Monday, 26 March 2012

The Wast Weekend Pt 1

Huge excitement in our household this weekend as we dusted off Delores for her first proper trip of the year - 2 nights in Wast Water. Well not exactly *in* it but parked very near to the edge of it. We made it to the site just before darkness and the first thing we noticed was the gentle(!) hum of the industrial generator powering the site. Wasdale Head has been without mains power since before Christmas so this is a necessary evil if you want things like lights or food. We're actually very self sufficient on Delores but it seemed churlish to insist they switch it off on our account.

Sca Fell from Burnmoor Tarn
With my legs & backside still suffering slightly from last Saturday's mini adventure we planned a rather more laid back approach to the fells so on Saturday we set about Illgill Head and Whin Rigg. Obviously the first thing we did was add in a detour via Burnmoor Tarn - a pleasingly large tarn nestled between Sca Fell and Illgill Head. It's an injury inducing route as there are spectacular views in every direction so looking down to see where you're treading comes rather low on the list of things to do. Having tripped and stumbled our way to the tarn we next headed for Illgill Head and I'm pretty sure Illgill is an old Norse word which roughly translates as "fake summit". I don't think I've ever climbed a fell that contained more dashed hopes of tea and biscuits than this one. "We'll have a brew when we get there" was quickly becoming "we'll have dinner & a movie if we ever make it". Eventually we made it and, without wishing to give too much away about tomorrow's encounter with Yewbarrow, I'd say the only thing better than climbing Yewbarrow is sitting atop Illgill Head on a fine sunny Saturday scoffing tea & sarnies and looking at Yewbarrow as it looms large at the head of the lake.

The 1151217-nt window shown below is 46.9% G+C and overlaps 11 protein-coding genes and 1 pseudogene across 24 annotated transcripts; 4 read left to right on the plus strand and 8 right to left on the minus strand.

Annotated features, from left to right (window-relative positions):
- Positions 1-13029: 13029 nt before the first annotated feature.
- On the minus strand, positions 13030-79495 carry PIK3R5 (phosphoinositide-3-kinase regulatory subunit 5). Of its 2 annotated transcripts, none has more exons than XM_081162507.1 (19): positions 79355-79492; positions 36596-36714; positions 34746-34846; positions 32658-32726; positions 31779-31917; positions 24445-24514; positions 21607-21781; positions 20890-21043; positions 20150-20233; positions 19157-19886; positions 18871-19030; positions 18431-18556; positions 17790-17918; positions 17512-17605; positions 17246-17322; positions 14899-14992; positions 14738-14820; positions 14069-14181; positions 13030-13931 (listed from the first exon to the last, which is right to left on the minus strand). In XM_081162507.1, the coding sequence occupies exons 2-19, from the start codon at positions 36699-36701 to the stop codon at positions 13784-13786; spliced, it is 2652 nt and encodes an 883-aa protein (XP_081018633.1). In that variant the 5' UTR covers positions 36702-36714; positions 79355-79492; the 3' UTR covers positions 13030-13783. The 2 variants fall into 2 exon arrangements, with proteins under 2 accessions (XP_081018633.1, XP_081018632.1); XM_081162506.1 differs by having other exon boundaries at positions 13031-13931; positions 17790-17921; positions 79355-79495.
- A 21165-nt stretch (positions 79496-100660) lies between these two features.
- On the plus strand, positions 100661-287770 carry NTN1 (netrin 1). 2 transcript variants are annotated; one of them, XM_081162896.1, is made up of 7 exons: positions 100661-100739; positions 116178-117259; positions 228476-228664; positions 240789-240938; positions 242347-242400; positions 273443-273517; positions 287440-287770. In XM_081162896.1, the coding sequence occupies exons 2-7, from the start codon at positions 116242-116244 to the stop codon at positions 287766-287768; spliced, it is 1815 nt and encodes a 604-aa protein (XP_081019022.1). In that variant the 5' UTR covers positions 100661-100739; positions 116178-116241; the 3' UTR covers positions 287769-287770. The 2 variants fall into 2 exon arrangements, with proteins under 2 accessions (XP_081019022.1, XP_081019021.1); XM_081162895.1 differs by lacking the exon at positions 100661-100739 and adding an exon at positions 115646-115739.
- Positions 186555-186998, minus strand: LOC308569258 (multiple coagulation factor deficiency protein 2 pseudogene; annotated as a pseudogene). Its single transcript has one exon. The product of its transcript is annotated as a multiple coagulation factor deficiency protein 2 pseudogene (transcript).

Wast Water from Illgill Head
Eventually we pootled off to Whin Rigg, a stroll along the length of Wast Water which is much easier than tackling the screes at the base. Not that we didn't enjoy the screes but you certainly couldn't describe them as a stroll. Beyond the end of Whin Rigg the path drops away sharply to the right for a bit of a "bum plummet" to the shoreline. We refilled the flasks with stream water replacing the apple & blackcurrant squash with eau de sheep pee - a cheeky little number with a subtle woolly bouquet.

Following the path around the woodland we revisited "Britain's Favourite View" - one of the few popular survey results I'd wholeheartedly agree with. We passed a very pleasant half hour or so on the beach topping up our fuel reserves with a carefully balanced nutritional pack of essential sugars and proteins - or peanut M&Ms as they're usually called.

Reaching the bottom of the bag far too quickly we headed back along the easy side of the lake passing right by the foot of Yewbarrow. It's an imposing fell with "come hither" flanks which no right thinking hike could ignore.

Britain's Favourite View
The thrum of the generator told us we were nearing home. I'd not slept well the previous night having woken regularly from a fitful sleep convinced a tractor convention was taking place nearby so tonight I was taking no chances; I prescribed myself 3 beers and a pillow over the head and slept through till dawn. So was Yewbarrow going to live up to expectations?